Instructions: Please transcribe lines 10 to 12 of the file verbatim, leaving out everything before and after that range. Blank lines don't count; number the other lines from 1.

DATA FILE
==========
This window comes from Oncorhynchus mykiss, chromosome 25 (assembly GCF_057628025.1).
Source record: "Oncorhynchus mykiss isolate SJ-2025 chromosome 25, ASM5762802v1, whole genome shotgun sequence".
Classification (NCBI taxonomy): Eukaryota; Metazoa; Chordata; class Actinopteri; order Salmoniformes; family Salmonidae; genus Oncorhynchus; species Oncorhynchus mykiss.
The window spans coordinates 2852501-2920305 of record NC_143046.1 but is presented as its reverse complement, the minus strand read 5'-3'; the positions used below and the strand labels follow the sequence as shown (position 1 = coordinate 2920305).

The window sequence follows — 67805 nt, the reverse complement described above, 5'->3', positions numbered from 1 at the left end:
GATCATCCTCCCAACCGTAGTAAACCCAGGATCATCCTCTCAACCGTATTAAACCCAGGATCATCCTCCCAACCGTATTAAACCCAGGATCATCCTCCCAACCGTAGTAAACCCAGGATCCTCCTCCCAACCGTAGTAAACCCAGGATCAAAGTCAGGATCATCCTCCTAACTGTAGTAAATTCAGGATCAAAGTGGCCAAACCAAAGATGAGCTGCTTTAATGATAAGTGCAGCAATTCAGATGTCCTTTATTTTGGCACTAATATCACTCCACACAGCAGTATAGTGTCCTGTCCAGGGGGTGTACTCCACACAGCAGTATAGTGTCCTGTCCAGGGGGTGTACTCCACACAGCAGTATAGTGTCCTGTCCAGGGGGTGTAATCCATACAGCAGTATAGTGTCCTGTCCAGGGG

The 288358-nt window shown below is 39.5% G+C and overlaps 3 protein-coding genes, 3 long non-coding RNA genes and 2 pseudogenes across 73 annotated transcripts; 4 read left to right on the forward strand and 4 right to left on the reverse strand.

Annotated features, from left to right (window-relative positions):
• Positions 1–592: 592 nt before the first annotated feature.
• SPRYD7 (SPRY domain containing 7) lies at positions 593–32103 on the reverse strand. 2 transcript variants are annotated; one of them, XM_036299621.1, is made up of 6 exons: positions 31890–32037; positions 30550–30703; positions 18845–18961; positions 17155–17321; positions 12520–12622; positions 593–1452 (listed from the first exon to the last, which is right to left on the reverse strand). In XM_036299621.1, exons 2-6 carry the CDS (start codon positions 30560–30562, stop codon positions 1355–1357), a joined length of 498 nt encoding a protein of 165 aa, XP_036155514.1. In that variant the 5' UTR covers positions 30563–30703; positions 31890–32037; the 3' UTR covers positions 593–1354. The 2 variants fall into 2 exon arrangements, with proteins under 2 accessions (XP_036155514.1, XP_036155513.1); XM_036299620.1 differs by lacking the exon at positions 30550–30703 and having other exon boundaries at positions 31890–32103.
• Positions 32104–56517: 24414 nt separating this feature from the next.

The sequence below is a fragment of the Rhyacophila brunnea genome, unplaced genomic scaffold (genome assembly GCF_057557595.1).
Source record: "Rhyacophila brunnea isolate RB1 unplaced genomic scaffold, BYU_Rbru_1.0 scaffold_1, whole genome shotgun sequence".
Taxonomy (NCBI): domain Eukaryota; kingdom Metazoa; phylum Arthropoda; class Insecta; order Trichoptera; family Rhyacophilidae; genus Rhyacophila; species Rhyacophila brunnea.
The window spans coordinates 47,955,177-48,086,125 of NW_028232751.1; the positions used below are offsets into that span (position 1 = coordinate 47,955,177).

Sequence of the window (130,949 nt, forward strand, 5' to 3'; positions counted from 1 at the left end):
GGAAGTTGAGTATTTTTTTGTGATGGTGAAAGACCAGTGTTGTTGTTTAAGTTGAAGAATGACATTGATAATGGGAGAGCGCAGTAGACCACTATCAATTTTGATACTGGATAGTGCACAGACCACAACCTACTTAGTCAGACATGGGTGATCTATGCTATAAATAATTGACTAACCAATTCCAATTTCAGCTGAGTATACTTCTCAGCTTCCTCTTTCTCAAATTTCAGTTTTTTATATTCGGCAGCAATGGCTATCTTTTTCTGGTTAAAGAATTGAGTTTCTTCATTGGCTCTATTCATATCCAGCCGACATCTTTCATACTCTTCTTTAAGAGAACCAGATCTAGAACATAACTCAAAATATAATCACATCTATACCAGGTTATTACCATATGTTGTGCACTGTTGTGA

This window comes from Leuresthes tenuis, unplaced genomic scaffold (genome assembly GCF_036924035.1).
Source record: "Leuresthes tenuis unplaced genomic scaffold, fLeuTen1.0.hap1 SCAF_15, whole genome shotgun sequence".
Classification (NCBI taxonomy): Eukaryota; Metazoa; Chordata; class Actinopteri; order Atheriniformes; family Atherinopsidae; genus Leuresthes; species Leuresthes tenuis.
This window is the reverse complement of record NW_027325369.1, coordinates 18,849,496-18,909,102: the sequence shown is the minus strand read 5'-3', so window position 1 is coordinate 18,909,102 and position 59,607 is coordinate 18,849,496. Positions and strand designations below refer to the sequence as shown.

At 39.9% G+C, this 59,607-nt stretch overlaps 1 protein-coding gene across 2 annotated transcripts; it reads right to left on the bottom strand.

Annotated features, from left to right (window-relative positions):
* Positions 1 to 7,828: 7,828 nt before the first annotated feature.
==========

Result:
• SPRYD7 (SPRY domain containing 7) lies at positions 593–32103 on the reverse strand. 2 transcript variants are annotated; one of them, XM_036299621.1, is made up of 6 exons: positions 31890–32037; positions 30550–30703; positions 18845–18961; positions 17155–17321; positions 12520–12622; positions 593–1452 (listed from the first exon to the last, which is right to left on the reverse strand). In XM_036299621.1, exons 2-6 carry the CDS (start codon positions 30560–30562, stop codon positions 1355–1357), a joined length of 498 nt encoding a protein of 165 aa, XP_036155514.1. In that variant the 5' UTR covers positions 30563–30703; positions 31890–32037; the 3' UTR covers positions 593–1354. The 2 variants fall into 2 exon arrangements, with proteins under 2 accessions (XP_036155514.1, XP_036155513.1); XM_036299620.1 differs by lacking the exon at positions 30550–30703 and having other exon boundaries at positions 31890–32103.
• Positions 32104–56517: 24414 nt separating this feature from the next.

The sequence below is a fragment of the Rhyacophila brunnea genome, unplaced genomic scaffold (genome assembly GCF_057557595.1).